My first doc of the festival was Print the Legend, which was ostensibly about 3D printing. I say ostensibly, because it has a tendency to vacillate back and forth between two fairly separate subjects. One is a NOVA-esque exploration of competing technologies, their methods, and the applications and implications of 3D printing. The other is a human interest story about the companies and people pushing the tech forward, using them as a sort of microcosm to explore business and management in the entrepreneurial space. Both are interesting, although I felt the tech side of things was ultimately much more compelling, The bigger issue comes from the fact that the exploratory link between the two is tenuous. It’s like digging two wells instead of one. They might both strike water, but they’ll pump dry faster than one well drilled deeply.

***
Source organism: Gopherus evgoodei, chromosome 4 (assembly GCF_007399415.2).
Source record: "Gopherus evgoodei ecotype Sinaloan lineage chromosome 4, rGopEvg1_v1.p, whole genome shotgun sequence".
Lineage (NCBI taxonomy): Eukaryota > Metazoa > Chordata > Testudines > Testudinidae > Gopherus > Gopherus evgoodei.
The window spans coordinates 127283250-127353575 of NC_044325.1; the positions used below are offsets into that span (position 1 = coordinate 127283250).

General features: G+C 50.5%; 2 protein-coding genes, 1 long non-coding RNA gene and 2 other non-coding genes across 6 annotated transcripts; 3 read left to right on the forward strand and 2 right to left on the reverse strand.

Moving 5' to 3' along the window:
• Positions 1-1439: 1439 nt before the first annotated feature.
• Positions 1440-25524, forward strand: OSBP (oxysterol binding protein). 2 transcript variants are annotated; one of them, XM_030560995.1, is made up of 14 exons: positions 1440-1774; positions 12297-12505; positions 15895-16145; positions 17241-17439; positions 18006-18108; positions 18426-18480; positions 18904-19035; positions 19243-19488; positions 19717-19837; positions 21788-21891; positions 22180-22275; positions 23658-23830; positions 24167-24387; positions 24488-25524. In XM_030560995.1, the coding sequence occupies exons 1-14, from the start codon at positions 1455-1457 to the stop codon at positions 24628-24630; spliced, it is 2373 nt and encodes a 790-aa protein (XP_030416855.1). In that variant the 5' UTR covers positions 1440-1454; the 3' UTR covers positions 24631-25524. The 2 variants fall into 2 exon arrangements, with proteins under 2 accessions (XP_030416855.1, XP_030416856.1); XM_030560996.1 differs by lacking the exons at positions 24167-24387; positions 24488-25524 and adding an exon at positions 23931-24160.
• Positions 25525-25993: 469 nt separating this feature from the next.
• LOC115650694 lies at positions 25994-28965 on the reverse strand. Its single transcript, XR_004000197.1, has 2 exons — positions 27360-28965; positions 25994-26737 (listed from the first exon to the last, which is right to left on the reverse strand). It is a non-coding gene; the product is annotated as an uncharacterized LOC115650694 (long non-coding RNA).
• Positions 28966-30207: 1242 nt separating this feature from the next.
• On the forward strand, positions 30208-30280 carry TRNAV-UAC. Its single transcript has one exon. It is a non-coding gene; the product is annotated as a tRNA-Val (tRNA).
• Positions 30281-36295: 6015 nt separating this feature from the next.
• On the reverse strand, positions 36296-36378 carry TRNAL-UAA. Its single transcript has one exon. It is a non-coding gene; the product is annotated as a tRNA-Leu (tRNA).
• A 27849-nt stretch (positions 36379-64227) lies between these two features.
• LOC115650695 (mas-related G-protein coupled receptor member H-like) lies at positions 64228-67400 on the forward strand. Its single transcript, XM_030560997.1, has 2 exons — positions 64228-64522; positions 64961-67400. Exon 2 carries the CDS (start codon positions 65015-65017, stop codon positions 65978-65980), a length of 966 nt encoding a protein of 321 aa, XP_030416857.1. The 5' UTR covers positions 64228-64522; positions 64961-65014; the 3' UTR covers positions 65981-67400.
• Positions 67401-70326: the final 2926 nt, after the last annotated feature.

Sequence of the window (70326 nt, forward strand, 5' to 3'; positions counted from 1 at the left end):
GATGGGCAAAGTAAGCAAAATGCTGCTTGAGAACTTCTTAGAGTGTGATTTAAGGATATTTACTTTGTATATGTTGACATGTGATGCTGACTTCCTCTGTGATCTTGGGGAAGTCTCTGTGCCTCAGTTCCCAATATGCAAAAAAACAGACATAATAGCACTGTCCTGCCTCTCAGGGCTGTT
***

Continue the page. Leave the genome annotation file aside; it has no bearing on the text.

I did have an opportunity to talk to some of the filmmakers involved, particularly co-director Clay Tweel after the screening, and I asked him about this seeming dual focus. It turns out the genesis of the project was less about 3D printing technology and more about trying to find the next Steve Job-type figure, the guy at the forefront of some new technology that would be as revolutionary as the PC. That led them to Bre Pettis at MakerBot, one of two companies the film spends extended time profiling, and set them chasing 3D printing. The footage for the film was shot over the course of about two years, and a lot of the strength of the doc came from the fact that its crews happened to be at those companies when they announced pieces of major news. Clay described the whole film as glimpsing a moment in a rapidly evolving industry. Whereas I think the film comes across as more of an (at times incomplete) investigation of what might be, his vision was as more of a painting of what objectively was.